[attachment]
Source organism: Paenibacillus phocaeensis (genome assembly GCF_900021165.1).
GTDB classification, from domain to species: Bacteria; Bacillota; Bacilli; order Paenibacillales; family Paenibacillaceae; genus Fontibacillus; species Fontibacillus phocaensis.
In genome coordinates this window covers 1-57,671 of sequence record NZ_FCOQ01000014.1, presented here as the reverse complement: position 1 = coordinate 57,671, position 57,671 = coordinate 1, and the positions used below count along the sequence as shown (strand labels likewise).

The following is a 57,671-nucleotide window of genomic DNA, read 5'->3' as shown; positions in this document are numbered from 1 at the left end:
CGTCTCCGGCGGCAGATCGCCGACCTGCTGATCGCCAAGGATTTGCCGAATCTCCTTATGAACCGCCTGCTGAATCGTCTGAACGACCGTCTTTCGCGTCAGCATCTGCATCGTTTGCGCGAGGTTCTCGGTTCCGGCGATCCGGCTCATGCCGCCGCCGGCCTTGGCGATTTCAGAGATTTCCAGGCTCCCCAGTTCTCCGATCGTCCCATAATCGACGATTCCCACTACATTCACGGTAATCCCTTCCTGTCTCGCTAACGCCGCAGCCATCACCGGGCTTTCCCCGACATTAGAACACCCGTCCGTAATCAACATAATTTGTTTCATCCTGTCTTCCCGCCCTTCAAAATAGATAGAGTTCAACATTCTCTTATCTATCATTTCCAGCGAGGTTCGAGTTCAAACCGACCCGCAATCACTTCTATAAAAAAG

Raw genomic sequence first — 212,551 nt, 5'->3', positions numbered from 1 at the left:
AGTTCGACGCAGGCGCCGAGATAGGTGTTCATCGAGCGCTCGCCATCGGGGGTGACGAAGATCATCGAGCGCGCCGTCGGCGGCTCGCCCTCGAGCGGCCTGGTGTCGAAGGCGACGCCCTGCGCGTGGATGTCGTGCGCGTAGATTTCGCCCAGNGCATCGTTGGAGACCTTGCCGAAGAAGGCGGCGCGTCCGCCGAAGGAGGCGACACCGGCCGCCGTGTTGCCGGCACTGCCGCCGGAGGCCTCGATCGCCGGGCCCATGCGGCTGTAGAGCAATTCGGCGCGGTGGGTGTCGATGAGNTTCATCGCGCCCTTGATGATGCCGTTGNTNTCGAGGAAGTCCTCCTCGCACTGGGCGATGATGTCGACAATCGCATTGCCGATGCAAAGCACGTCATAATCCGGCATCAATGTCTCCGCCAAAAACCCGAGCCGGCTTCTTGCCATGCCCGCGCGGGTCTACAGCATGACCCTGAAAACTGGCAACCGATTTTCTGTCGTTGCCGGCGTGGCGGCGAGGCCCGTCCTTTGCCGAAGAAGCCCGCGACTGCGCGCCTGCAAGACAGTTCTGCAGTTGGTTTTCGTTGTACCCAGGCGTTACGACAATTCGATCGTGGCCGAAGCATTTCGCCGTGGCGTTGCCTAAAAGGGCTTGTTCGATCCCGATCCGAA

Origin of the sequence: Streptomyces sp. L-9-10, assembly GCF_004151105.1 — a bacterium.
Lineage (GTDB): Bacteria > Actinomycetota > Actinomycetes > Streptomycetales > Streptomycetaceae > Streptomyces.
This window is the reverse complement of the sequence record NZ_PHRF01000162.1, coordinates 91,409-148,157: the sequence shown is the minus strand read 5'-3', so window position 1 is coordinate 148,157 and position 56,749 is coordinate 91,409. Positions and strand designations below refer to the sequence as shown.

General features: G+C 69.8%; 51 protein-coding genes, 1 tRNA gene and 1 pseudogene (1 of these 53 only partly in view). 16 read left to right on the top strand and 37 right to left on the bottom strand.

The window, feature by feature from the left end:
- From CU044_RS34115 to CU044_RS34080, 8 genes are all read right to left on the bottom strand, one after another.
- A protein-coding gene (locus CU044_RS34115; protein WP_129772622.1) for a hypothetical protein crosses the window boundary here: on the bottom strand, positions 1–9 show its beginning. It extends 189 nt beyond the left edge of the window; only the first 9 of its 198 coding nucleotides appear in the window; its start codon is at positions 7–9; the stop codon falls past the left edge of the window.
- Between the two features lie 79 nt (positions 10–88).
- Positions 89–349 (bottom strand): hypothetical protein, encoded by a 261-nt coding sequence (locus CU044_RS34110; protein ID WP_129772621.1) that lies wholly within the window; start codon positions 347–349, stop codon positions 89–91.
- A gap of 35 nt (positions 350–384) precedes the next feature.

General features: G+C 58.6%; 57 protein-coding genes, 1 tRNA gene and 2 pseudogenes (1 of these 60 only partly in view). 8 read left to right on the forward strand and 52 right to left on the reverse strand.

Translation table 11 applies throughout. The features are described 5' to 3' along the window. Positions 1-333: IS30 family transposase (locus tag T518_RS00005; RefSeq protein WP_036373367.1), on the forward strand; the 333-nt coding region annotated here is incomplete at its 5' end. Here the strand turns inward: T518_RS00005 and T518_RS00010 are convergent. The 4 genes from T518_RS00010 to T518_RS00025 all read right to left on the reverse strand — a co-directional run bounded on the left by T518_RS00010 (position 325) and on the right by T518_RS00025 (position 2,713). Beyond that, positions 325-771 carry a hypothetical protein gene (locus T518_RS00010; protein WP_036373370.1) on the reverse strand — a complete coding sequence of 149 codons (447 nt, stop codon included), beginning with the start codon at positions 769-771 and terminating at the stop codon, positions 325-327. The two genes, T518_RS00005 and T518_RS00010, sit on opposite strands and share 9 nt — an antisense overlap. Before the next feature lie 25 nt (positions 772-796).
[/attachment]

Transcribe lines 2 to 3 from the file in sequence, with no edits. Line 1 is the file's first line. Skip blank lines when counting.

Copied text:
GTDB classification, from domain to species: Bacteria; Bacillota; Bacilli; order Paenibacillales; family Paenibacillaceae; genus Fontibacillus; species Fontibacillus phocaensis.
In genome coordinates this window covers 1-57,671 of sequence record NZ_FCOQ01000014.1, presented here as the reverse complement: position 1 = coordinate 57,671, position 57,671 = coordinate 1, and the positions used below count along the sequence as shown (strand labels likewise).